Lou Pearlman arrested in Indonesia

The music producer is accused of defrauding investors out of millions.

Published June 15, 2007

The FBI arrested globe-trotting music producer Lou Pearlman in Indonesia on Thursday and flew him to Guam, his first stop on the way back to Orlando to face banks and investors who say he stole millions from them.

Pearlman, 52, is charged with one count of bank fraud, but over the next month, federal prosecutors are expected to seek significantly broader grand jury indictments.

The state has accused Pearlman of running one of the largest investment frauds in Florida history. He owes $317-million to 1, 800 investors and $160-million or more to banks. Federal prosecutors filed the bank fraud charge against him March 2, but it remained sealed while he was at large.

Pearlman was captured while staying at the Westin Resort at Nusa Dua, Bali, a tourist area with upscale hotels, an 18-hole golf course and a Western-style shopping center. The Westin is attached to a convention center and has three swimming pools and ocean views.

Although Indonesia has no formal extradition treaty with the United States, the Indonesian National Police-Bali worked with the FBI to take Pearlman into custody, and the country expelled him as "an undesirable visitor, " the FBI said.

Indonesian and FBI agents escorted Pearlman to Guam, the U.S. territory closest to Indonesia, where he will be in the custody of the U.S. Marshals Service. Pearlman will have an initial hearing before a magistrate judge in Guam to determine whether he should continue to be held. He is expected to be brought back to Orlando for prosecution.

Two-pronged scheme

Investors were thrilled by the news of his capture.

"This really makes my day," said Frank Marcia, 62, of Tampa, who lost about $30,000. "He hurt so many people."

Like many other investors, he's hoping for a lengthy sentence.

"He needs to be behind bars for life," said Largo investor Patty Wilson, 60, who lost about $82,000. "Death would be too easy."

If there is a financial recovery for investors, it probably won't be quick, said Denise Dell-Powell, lawyer for bankruptcy trustee Soneet Kapila. "What may happen is that part of any deal he cuts will provide information on assets, assuming they're still out there." Pearlman's possessions also might contain clues about his assets.

Pearlman collected millions from investors with a two-pronged scheme. One was a savings plan that supposedly was FDIC-insured with excess insurance from Lloyds of London. The other was a stock plan, promoted with promises that the company would go public. He won investors' and lenders' trust with phony insurance certificates and phony financial statements from a nonexistent accounting firm.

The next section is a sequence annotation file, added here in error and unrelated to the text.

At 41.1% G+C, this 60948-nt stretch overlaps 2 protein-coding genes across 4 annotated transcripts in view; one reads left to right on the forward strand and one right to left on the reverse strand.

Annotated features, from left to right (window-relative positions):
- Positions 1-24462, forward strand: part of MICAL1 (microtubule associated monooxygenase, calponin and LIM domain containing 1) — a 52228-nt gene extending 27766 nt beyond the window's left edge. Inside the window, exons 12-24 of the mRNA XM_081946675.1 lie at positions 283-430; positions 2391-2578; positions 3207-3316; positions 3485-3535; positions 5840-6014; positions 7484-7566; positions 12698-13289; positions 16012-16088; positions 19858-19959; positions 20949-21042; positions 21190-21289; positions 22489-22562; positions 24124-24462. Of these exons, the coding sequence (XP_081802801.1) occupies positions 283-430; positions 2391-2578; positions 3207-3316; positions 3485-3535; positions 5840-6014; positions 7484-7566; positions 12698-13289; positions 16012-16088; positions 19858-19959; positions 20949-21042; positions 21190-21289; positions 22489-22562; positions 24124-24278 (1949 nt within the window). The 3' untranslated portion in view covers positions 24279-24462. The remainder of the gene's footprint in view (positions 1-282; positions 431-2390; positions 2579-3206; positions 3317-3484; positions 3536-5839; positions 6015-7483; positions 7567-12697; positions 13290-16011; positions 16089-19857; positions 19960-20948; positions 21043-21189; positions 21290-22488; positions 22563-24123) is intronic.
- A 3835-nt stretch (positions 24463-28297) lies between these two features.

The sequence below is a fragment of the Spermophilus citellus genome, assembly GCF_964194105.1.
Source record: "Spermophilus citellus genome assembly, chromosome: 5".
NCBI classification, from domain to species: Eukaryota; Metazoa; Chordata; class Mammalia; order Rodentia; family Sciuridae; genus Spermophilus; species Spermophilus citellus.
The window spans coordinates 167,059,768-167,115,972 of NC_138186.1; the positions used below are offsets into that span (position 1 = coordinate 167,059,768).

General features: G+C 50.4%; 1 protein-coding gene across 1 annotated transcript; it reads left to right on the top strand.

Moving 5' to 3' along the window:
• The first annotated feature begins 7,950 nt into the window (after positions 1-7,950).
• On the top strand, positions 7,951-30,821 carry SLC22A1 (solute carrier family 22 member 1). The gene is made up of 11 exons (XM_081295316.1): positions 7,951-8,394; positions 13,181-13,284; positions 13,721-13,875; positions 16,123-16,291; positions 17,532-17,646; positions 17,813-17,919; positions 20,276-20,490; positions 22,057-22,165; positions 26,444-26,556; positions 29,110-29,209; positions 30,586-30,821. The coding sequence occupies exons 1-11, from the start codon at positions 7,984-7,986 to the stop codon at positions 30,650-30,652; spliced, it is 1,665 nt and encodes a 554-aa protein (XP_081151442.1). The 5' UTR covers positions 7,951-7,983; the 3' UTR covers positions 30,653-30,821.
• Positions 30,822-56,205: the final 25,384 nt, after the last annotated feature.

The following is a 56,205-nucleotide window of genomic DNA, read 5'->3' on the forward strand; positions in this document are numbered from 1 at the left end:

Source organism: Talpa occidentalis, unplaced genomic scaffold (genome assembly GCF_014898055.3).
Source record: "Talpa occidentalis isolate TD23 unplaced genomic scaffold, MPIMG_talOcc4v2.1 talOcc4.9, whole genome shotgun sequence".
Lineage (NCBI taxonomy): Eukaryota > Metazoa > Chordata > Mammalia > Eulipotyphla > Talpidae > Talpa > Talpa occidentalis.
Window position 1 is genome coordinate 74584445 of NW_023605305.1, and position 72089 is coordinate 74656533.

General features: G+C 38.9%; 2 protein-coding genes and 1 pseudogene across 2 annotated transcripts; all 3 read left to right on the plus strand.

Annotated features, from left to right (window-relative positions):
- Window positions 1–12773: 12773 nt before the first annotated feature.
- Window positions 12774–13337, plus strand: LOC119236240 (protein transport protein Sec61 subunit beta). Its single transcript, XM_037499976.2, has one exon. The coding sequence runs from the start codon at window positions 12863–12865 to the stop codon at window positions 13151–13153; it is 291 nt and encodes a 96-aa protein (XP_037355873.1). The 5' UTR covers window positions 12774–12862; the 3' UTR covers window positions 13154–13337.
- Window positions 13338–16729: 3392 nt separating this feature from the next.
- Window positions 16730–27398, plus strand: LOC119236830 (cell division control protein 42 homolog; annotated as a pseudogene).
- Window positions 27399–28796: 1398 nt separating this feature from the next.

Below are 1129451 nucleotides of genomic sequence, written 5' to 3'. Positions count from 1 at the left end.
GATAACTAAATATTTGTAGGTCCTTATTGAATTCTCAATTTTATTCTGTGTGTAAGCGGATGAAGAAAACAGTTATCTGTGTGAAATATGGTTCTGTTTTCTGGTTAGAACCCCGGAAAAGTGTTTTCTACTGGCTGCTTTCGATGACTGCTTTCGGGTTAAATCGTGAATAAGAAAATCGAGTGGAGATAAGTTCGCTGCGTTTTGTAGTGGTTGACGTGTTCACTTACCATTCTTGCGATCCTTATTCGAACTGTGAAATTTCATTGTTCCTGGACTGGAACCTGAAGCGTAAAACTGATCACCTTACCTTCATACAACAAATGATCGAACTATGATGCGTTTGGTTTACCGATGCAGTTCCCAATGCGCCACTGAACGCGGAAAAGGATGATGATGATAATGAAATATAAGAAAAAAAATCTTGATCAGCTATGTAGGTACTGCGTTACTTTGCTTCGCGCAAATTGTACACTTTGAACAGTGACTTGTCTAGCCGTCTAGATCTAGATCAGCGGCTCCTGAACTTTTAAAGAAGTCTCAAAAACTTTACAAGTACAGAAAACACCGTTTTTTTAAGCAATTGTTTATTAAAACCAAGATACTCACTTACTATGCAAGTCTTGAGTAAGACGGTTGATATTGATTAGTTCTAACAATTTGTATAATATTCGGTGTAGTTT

Pearlman hit it big as a music producer with boy bands 'NSync and Backstreet Boys but was not able to replicate their success. He relied on cash infusions from investors and big bank loans to finance an empire that included a recording studio and record company, television and movie productions, a travel service, charter airline, restaurants, a talent search program, real estate development and a jewelry store.

Things began falling apart last year and, as the Times reported in December, investors became upset because they couldn't get their money back. Recognizing the end was near, employees began carting off valuables and shredding records.

In January, Pearlman left the country and everything he left behind collapsed. His Rolls Royce and Gulfstream jet were repossessed. Banks filed foreclosure suits against Church Street Station where he had his headquarters, and creditors forced him and some of his companies into involuntary bankruptcy.

Around the world

So far, few assets have been found to pay off his debts. Tuesday the bankruptcy court raised about $227,000 before expenses by auctioning off Pearlman's boy band memorabilia, office furniture and other possessions.

Pearlman's first stop after Orlando was Germany, where he was caught on camera at an awards show featuring one of his bands, US 5, on Feb. 1. After that, there were reports that he was in numerous other countries.

Lawyers say Pearlman may have chosen Indonesia because he thought the lack of an extradition treaty with the United States protected him from being forced to come back for trial.

"What he failed to take into consideration is that for whatever reason, Indonesia decided that didn't make any difference," said Douglas McNabb, a Washington lawyer and extradition expert.

Ironically, had Pearlman stayed in Germany, which does have an extradition treaty with the United States, the process of bringing him back to stand trial would have been far more complicated, McNabb said.

"If you have a good aggressive counsel who knows what they're doing and you go through the appellate process, it generally takes several years," he said.

Helen Huntley can be reached at hhuntley@sptimes.com or (727) 893-8230.

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